The world’s nations have a lot to figure out to make swift progress in taking forward climate action. Several scientific reports provided snapshots of the likely future impact of increasingly severe climate change, as well as the world’s progress toward avoiding them.
Since last week, governments from more than 195 countries have been meeting in Katowice, which lies at the heart of Poland’s coal-mining region of Silesia, for the 24th Conference of Partiesunder the United Nations Framework Conference on Climate Change. The UNFCCC aims to finalize the “rulebook”—rules and processes for turning the ambition into action—to implement the 2015 Paris Agreement.
But actions needed to be significantly toughened at the two-week COP 24. Nations of the world have a narrow path to preventing global temperatures from overshooting. This was particularly the stark warning of the UN’s Intergovernmental Panel on Climate Change special report: Countries need to take “rapid and far-reaching” transition in energy, industry and transportation to keep temperature rise below 1.5 degrees Celsius.
Already, climate change is significantly increasing the likelihood of extreme weather, severe, widespread and irreversible impact on billions of people and the environment.
“Challenges brought about by the impacts of climate change, both rapid and slow onset, are getting worse every day we spend doing nothing. Inaction has its price. Countries should embrace the massive co-benefits of ambitious climate action,” said Secretary Emmanuel de Guzman, Climate Change Commission vice chairman and the head of the Philippine delegation to COP 24.
As chairman of the Climate Vulnerable Forum in 2015, the Philippines, on behalf of 48 developing countries, led the advocacy for the ambitious global warming threshold of 1.5C, now enshrined in the Paris Agreement as its long-term temperature goal (stated as: “limiting global average temperature to well below 2 °C and to pursue efforts to limit the temperature increase to 1.5 °C”).
De Guzman said the Philippine advocacy for a highly ambitious climate goal has upheld the fundamental principles of common but differentiated responsibilities and respective capabilities, as well as historical responsibilities, and climate justice.
“Here in Katowice climate talks, the Philippines will be constant and persistent in our call for the provision of scaled-up, continuous, predictable, and adequate financial support of developed countries to developing countries. We continue to enjoin developed countries to improve their mitigation targets, mobilize climate finance, and accelerate its flow as well as the development and transfer of technology,” De Guzman said.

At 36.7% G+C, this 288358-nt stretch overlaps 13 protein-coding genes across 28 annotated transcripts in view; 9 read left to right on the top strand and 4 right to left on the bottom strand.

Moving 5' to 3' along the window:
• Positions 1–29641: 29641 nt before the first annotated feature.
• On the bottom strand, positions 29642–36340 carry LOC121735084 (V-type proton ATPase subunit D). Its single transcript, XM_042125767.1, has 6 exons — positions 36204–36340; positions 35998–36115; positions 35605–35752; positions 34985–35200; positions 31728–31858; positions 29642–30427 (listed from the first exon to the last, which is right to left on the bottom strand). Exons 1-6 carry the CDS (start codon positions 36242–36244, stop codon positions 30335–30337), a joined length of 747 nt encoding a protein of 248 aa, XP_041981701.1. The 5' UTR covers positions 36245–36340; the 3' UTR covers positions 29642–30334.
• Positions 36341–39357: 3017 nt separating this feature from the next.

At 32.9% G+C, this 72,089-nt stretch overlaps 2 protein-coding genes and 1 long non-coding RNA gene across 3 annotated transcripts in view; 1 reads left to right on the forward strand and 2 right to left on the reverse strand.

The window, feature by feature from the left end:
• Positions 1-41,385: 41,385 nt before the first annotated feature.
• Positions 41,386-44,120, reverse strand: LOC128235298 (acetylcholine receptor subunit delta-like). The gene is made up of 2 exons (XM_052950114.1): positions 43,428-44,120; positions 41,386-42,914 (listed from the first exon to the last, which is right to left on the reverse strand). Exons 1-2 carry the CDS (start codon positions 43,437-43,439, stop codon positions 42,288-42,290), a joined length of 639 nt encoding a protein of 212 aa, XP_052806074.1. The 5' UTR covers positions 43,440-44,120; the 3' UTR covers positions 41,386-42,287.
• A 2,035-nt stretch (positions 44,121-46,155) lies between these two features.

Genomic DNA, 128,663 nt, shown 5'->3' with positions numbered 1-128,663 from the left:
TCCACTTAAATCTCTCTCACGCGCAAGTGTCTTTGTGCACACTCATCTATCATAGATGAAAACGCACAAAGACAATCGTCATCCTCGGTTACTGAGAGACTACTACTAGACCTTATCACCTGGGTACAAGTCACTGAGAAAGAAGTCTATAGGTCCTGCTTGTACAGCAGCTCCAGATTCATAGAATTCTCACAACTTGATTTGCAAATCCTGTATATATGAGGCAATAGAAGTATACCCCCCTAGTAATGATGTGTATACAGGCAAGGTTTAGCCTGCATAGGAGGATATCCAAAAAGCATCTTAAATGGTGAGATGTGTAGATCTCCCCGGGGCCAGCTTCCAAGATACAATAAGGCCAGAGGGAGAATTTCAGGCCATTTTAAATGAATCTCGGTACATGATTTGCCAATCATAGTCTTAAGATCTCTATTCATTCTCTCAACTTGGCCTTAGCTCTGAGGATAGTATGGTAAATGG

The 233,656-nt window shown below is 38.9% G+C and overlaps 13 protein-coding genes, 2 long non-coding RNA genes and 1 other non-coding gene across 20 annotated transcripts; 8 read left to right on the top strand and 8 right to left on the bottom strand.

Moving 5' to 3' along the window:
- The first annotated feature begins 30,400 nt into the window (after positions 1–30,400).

During the crucial second week of the climate conference, dozens of people protested and disrupted a side event inside the COP24 venue hosted by the Trump administration promoting innovation in coal and natural gas chanting “keep it on the ground” and unfurling a banner. During the weekend, hundreds of climate activists and environmentalists marched throughout Katowice, demanding that governments take tougher action to curb global warming.
Yet, here at COP 24 in Katowice, some countries refused to “welcome” the IPCC report on 1.5C that a huge majority of countries wanted to put at the heart of the climate talks.
Rodne Galicha, country manager of Climate Reality Philippines, said that climate justice, just and fair transition need to be highlighted in the climate talks.
“Climate debt must be settled once and for all. It is our moral obligation to lead the country to a more sustainable path and achieve below 1.5C. To welcome and take action on the 1.5C in the climate negotiations process are both moral and inter-generational responsibility. If we allow US, Saudi Arabia, Russia and Kuwait to control climate action, this is a failed process,” Galicha said.
Galicha lamented that five years after Haiyan hit the Philippines, its impact continues to echo from within the communities of eastern Visayas to the halls of climate negotiations. Its survivors continue to struggle with recovering from loss and damage, he added, saying that the thousands of lives lost serve as a reminder of the consequences of allowing fossil fuels to continue dominating the energy sector globally.
“Everyone has a role to play in stopping further global warming within their respective capacities. Divestment is but one of the many feasible ways to contribute to solving the climate crisis, a personal investment with far-reaching benefits for current and future generations,” Galicha said.
Gerry Arances, Executive Director of the Center for Energy, Ecology, and Development expressed his disappointment over the lack of significant policy support from the part of the government to shift from carbon-intensive coal energy to more renewable energy sources such as wind and solar.
“While there has been a global shift towards renewables this year, the Philippines and other ASEAN countries do not seem to be onboard, considering their energy policies and projections,” Arances said. “If we are to abide by the targets of the Paris Climate Agreement, global emissions must reach their highest peak in 2020, but the recent UN special report on 1.5C indicates that this may not be possible by 2030,” he noted.
Arances cited the International Energy Agency report that in 2017, 70 percent of global energy demand was met by oil and gas which corresponds to the 1.2 percent increase in emissions in the same year.
“It is alarming that two years after the Paris Accord is when we reached a record high in global emissions. This means that developing countries like the Philippines and the rest of Southeast Asia can no longer use development to opt out of doing their fair share in cutting emissions,” he said.
Imelda Abano is the president of the Philippine Network of Environmental Journalists.